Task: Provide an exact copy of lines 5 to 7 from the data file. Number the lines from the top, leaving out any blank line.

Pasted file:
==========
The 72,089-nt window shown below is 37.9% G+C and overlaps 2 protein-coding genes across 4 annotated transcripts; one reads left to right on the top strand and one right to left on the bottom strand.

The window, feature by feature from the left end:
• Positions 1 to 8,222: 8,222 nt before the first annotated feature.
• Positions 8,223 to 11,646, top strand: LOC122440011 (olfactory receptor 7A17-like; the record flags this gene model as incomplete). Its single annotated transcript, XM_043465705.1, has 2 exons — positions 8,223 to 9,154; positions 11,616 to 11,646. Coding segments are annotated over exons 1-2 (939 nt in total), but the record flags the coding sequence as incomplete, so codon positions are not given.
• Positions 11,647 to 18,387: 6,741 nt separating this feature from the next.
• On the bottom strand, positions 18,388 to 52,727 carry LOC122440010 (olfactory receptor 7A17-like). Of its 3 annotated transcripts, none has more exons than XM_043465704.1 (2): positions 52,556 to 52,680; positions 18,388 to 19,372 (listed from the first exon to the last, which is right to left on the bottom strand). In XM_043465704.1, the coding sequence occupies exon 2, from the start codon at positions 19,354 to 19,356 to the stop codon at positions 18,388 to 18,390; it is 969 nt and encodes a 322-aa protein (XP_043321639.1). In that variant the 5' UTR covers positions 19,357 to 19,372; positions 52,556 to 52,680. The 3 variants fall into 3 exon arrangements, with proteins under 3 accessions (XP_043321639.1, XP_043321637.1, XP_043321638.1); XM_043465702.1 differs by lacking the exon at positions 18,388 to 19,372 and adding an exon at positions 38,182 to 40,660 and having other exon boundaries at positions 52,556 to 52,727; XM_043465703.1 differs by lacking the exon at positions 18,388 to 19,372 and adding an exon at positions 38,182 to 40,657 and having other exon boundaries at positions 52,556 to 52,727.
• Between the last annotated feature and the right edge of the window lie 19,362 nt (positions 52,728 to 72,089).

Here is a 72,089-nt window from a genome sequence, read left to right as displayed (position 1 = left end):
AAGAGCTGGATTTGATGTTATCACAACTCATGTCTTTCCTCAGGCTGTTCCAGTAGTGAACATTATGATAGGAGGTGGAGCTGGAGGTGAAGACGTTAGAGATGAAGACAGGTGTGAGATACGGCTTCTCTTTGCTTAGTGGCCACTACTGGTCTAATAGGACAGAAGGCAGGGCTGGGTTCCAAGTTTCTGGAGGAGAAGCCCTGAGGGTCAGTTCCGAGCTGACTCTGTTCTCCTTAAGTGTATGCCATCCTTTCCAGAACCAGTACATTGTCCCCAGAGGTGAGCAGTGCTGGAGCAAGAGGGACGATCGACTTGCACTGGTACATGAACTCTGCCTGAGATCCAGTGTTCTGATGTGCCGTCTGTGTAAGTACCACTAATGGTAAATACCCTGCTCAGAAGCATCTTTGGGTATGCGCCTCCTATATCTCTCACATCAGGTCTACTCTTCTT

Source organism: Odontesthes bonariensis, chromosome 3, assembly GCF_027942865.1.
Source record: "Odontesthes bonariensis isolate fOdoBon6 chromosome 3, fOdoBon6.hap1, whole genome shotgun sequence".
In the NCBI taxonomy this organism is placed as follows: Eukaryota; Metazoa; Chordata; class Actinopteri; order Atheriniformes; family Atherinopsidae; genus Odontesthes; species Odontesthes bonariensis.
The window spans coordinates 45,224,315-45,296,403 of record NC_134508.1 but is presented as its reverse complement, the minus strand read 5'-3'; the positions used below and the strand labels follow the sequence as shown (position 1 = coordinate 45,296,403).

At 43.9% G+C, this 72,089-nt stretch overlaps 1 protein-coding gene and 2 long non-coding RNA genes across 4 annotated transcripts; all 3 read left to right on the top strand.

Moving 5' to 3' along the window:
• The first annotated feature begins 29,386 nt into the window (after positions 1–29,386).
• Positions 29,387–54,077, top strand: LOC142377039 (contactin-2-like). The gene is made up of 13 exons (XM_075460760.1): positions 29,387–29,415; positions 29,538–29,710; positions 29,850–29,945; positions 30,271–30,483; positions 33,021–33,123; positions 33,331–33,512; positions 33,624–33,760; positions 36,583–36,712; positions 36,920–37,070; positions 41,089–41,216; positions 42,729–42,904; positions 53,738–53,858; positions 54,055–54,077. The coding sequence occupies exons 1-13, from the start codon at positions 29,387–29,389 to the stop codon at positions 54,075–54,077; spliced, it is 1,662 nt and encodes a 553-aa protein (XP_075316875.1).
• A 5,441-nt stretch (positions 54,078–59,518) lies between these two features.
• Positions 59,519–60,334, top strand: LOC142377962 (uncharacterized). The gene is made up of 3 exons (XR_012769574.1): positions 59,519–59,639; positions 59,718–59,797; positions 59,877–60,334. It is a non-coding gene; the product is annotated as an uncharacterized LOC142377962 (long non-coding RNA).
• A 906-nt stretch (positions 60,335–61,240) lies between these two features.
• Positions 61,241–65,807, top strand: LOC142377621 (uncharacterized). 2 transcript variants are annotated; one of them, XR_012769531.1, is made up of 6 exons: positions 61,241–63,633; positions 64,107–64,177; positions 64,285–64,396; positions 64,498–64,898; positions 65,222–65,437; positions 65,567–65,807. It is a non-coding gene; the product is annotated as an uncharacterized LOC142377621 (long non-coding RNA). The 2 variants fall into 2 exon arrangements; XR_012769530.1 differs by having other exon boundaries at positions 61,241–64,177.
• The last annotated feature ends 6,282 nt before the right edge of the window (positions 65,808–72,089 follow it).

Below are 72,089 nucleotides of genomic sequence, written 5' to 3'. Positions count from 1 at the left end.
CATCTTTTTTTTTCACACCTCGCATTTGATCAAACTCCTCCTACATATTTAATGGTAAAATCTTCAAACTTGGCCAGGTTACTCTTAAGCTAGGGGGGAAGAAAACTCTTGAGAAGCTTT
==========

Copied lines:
• Positions 11,647 to 18,387: 6,741 nt separating this feature from the next.
• On the bottom strand, positions 18,388 to 52,727 carry LOC122440010 (olfactory receptor 7A17-like). Of its 3 annotated transcripts, none has more exons than XM_043465704.1 (2): positions 52,556 to 52,680; positions 18,388 to 19,372 (listed from the first exon to the last, which is right to left on the bottom strand). In XM_043465704.1, the coding sequence occupies exon 2, from the start codon at positions 19,354 to 19,356 to the stop codon at positions 18,388 to 18,390; it is 969 nt and encodes a 322-aa protein (XP_043321639.1). In that variant the 5' UTR covers positions 19,357 to 19,372; positions 52,556 to 52,680. The 3 variants fall into 3 exon arrangements, with proteins under 3 accessions (XP_043321639.1, XP_043321637.1, XP_043321638.1); XM_043465702.1 differs by lacking the exon at positions 18,388 to 19,372 and adding an exon at positions 38,182 to 40,660 and having other exon boundaries at positions 52,556 to 52,727; XM_043465703.1 differs by lacking the exon at positions 18,388 to 19,372 and adding an exon at positions 38,182 to 40,657 and having other exon boundaries at positions 52,556 to 52,727.
• Between the last annotated feature and the right edge of the window lie 19,362 nt (positions 52,728 to 72,089).